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Diva Supreme

NAZIMOVA A Biography By Gavin Lambert; Alfred A. Knopf: 420 pp., $32.50

July 13, 1997|ERIC LAX | Eric Lax is the author, along with A.M. Sperber, of "Bogart" (William Morrow)

The half-century that Alla Nazimova has languished in obscurity is a decade longer than the time she basked in fame. The Russian-born actress transformed the theater of her time with her natural approach to her craft, and her independent life mirrored the New Woman she introduced to America in her electrifying interpretations of Ibsen, beginning in 1906 with Hedda Gabler. Besides the five major Ibsen roles she made her own, she also gave life to Chekhov's Madame Ranevskaya ("The Cherry Orchard"), Turgenev's Natalya Petrovna ("A Month in the Country") and O'Neill's Christine Mannon ("Mourning Becomes Electra"). Her talent was such that she is a strand of the DNA in the evolution of acting.

As Gavin Lambert points out in his lively and engaging biography "Nazimova," "a line, not straight but unbroken, runs from Stanislavsky to Nazimova to the Lunts to the Group Theatre to the Actors Studio, which was founded two years after Nazimova died" in 1945 at the age of 66. In addition, she inspired the cream of American playwrights. Eugene O'Neill saw "Hedda Gabler" 10 times and later said it gave him "my first conception of modern theater." Tennessee Williams recalled that "the first time I wanted to become a playwright was when I saw Alla Nazimova in [Ibsen's] 'Ghosts.' . . . She was so shatteringly powerful that I couldn't stay in my seat." Thornton Wilder, Noel Coward, Don Marquis and Clifford Odets were equally enamored.

The first female mogul in Hollywood, she wrote, directed, produced and starred in her own silent films: "Billions" (1920), "Salome" (1923) and "Revelation" (1918). She not only gave Rudolph Valentino one of his earliest roles, she introduced him to two of her former lovers, Jean Acker and Natacha Rambova, who both became his wives. And she was the godmother of Nancy Davis Reagan.

Yet if Alla Nazimova's name comes to mind today at all, it is generally misspelled with an added "h," as in the deity. Also as in the Garden of Allah, the sophisticated hotel at 8080 Sunset Blvd. that was once her home but which we associate with F. Scott Fitzgerald, Robert Benchley, Louise Brooks, Humphrey Bogart and a generation of other literati and actors to whom history and memory have been kinder. Nazimova, who was making $13,000 a week at the time she bought the property in 1918 for $65,000, spent half as much again remodeling the interior, building a swimming pool more or less shaped like the Black Sea, and planting trees and flowers on the three-plus acres of land. She called it the Garden of Alla and lived there with a personal maid, secretary, gardener, cook, housemaid and butler. In residence as well was the British actor Charles Bryant, to whom she was ostensibly married and with whom she starred in several plays and films. Although the couple enjoyed a period of romance, Bryant was more a beard than a mate. He seemed to vanish on the many Sundays Nazimova hosted parties for young girls only, which helped to make her, in Lambert's words, "the godmother [of the] so-called Broadway and Hollywood lesbians."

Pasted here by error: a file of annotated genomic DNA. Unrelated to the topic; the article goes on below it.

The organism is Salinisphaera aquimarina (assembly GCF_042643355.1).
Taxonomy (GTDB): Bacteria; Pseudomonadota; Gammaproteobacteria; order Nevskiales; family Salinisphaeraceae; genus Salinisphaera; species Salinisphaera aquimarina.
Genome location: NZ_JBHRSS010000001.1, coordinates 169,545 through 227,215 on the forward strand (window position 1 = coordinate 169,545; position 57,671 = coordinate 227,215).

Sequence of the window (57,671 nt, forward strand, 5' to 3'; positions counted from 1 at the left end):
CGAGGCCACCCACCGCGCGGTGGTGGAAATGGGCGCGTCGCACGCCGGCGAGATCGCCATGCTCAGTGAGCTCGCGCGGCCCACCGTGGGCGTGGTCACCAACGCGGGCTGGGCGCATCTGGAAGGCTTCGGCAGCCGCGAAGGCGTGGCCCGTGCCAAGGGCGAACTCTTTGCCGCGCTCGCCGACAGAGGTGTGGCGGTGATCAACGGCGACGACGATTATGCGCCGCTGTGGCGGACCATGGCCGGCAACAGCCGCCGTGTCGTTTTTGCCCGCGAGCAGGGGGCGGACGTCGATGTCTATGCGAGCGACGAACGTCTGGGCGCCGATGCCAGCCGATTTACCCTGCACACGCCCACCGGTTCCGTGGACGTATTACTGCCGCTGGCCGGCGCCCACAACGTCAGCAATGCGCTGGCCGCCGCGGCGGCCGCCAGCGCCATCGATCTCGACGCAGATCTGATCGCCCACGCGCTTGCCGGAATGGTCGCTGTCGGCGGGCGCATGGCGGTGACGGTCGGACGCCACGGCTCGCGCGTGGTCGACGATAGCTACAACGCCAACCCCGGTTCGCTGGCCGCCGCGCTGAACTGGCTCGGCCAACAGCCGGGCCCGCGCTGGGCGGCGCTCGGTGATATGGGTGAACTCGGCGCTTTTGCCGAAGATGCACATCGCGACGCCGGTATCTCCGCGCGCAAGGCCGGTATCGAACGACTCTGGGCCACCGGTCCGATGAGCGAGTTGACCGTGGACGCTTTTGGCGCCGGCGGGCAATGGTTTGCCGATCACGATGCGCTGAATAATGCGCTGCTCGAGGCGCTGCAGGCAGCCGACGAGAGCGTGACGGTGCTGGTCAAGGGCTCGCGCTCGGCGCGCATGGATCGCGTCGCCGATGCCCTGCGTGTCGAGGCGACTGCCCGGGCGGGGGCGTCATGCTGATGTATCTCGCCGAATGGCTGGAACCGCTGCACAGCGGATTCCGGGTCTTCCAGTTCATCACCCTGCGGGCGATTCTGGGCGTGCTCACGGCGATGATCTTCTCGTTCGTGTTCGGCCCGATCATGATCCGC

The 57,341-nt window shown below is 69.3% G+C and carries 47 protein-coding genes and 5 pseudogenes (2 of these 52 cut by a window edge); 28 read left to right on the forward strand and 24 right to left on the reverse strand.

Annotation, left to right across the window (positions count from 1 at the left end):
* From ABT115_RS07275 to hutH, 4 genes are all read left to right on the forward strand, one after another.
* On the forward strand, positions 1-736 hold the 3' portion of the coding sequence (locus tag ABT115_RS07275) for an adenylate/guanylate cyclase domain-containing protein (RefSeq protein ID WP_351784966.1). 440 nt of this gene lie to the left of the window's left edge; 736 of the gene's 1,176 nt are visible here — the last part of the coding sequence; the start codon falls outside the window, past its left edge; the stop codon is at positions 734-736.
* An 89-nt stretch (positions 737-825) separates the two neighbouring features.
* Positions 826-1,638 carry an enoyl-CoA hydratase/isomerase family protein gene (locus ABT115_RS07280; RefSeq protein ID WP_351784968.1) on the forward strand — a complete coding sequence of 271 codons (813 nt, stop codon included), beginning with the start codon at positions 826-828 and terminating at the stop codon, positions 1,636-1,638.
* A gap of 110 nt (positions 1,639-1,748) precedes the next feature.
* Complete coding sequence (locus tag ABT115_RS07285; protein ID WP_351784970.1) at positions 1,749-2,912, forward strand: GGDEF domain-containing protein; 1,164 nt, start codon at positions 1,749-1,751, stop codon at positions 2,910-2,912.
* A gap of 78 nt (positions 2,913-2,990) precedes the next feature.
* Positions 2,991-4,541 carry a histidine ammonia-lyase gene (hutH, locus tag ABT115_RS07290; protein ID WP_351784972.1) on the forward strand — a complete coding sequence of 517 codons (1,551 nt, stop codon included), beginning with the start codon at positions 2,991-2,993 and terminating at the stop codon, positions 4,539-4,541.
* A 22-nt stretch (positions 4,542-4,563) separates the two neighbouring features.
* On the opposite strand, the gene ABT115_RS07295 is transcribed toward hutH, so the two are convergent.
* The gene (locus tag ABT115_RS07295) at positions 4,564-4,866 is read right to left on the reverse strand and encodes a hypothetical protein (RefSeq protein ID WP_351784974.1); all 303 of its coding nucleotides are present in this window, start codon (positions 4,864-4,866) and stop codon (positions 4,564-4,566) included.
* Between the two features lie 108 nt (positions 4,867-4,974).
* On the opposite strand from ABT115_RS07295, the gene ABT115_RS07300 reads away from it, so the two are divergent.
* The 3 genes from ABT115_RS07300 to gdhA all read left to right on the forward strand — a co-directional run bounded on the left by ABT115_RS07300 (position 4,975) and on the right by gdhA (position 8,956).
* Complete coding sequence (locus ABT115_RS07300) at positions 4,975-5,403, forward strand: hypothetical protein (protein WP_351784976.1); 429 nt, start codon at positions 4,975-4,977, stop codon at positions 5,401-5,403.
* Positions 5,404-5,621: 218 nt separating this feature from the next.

By 1930, the estate had been turned into a hotel with 24 added bungalows (and renamed the Garden of Allah after Robert Hitchens' best-selling novel), after an enterprising pair of swindlers named John and Jean Adams relieved Alla of almost all her ready cash. The Adamses were only the latest characters in the cast of monsters, geniuses, madmen, opportunists, sexual ambivalents and great names of show business who populated the operatic mis en scene of Nazimova's life, an undertaking she early on surmised was and would remain a rocky one when she wrote in her diary, "If I haven't lived beautifully, I must act beautifully!"

There was certainly nothing beautiful about the beginnings of Mariam Edez Adelaida Leventon, born in Yalta on June 4, 1879, and called Adel for short until her mother, Sonya, thought Alla was prettier. Sonya had tried at least twice to escape from her pharmacist and wife-beater husband, Yakov, and was ready to attempt it again, this time with Yakov's sympathetic assistant, until she discovered she was pregnant with their third child. "Without telling her husband or her lover, she tried all the peasant formulas for miscarriage: steam baths, bitter and nauseous herbal concoctions, jumping up and down the stairs to the roof." In part from guilt, Alla became her mother's favorite. When Alla was 5, Yakov divorced Sonya and turned her out of the house. (Mother and daughter would see each other only once again.) When Alla asked what had happened to her mother, Yakov slapped her in the face. Something as minor as dirty fingernails would trigger the countless beatings she endured; her horrific childhood reads like a particularly imaginative Dickens novel, complete with Yakov dropping off Nazimova and her siblings to be raised for a few years by a peasant family the children had never met.

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